Monday, November 16, 2015

My "Real Discussion" on Test-Based Teacher Evaluations

At the November Delegate meeting, President Mulgrew noted that there needs to be a "real discussion" on teacher evaluations.  He asked if teachers really want to return to evaluations based solely upon the observation of principals.  Under the new system, fewer teachers receive the near equivalent of the old U, an ineffective rating.

The President noted that no standardized test should be used solely to evaluate teachers.  The tests must have validity in informing instruction and aiding individual students.  He also noted that student learning is not just a test.

There are some positives.  Tests no longer seem to be touted as the key to civil rights equality for minorities.  That is a blessing.  If my bottom line was data, I might say the new system, with fewer failing teachers, is an improvement.  If I had a supervisor with a personal vendetta against me, I would probably wish 100% of my evaluations were based upon standardized assessments.

Having neither, I can safely say I abhor test-based evaluations of teachers.  I do not wish to teach to standardized tests.  For part of my career, these tests have watered down the curriculum.  The higher the stakes of these tests, the more teachers are forced to spend good class time in nearly meaningless prep.  In the case of the Common Core, the tests target a generation of other people's children for failure.  I would not wish to teach to these tests either.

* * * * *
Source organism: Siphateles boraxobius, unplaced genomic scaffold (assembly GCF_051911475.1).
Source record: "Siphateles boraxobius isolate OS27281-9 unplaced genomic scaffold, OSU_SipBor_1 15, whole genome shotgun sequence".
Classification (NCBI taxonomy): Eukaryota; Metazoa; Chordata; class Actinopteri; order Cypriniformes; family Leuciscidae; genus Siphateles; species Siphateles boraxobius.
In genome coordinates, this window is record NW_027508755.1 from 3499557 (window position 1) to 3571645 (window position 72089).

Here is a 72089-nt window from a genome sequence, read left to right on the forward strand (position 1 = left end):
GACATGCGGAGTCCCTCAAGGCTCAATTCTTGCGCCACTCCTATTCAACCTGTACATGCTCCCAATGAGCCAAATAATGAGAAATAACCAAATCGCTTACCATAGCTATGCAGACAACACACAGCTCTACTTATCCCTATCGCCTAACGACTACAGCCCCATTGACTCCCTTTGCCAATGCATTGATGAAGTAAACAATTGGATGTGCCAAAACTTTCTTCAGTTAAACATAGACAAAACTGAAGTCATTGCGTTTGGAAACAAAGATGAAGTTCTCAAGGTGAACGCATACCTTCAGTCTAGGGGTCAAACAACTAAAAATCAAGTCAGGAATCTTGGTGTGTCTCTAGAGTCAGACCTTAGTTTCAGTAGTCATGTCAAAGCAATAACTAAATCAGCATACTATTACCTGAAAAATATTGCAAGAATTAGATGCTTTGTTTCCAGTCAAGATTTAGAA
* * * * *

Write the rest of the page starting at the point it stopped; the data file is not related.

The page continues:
Standardized tests have nothing to do with my reasons for entering the profession of teaching.  They have nothing to do with making learning interesting to students.  They kill creativity.  They push current issues aside.  They rank people according to questions that will, ultimately, have little relevance for the real world.

If teaching remains focused on testing, teachers are nothing more than at-will employees of Stanley Kaplan.  All that's needed to fire more teachers are harder, trickier or less valid tests.  There is no objectivity in testing, only a false veneer.  Testing could turn teaching into a profession one hardly recognizes anymore.  How many intelligent and independently-minded individuals will want to teach to someone else's idea of a perfect test?

This is my "real discussion."  You are free to agree or disagree.  There's no one answer, as on a standardized test; but, remember, there's a lot riding on the answer.  We are redefining a profession.  We are creating a new breed of teacher.

And, unfortunately, we may be fostering far fewer creative children.
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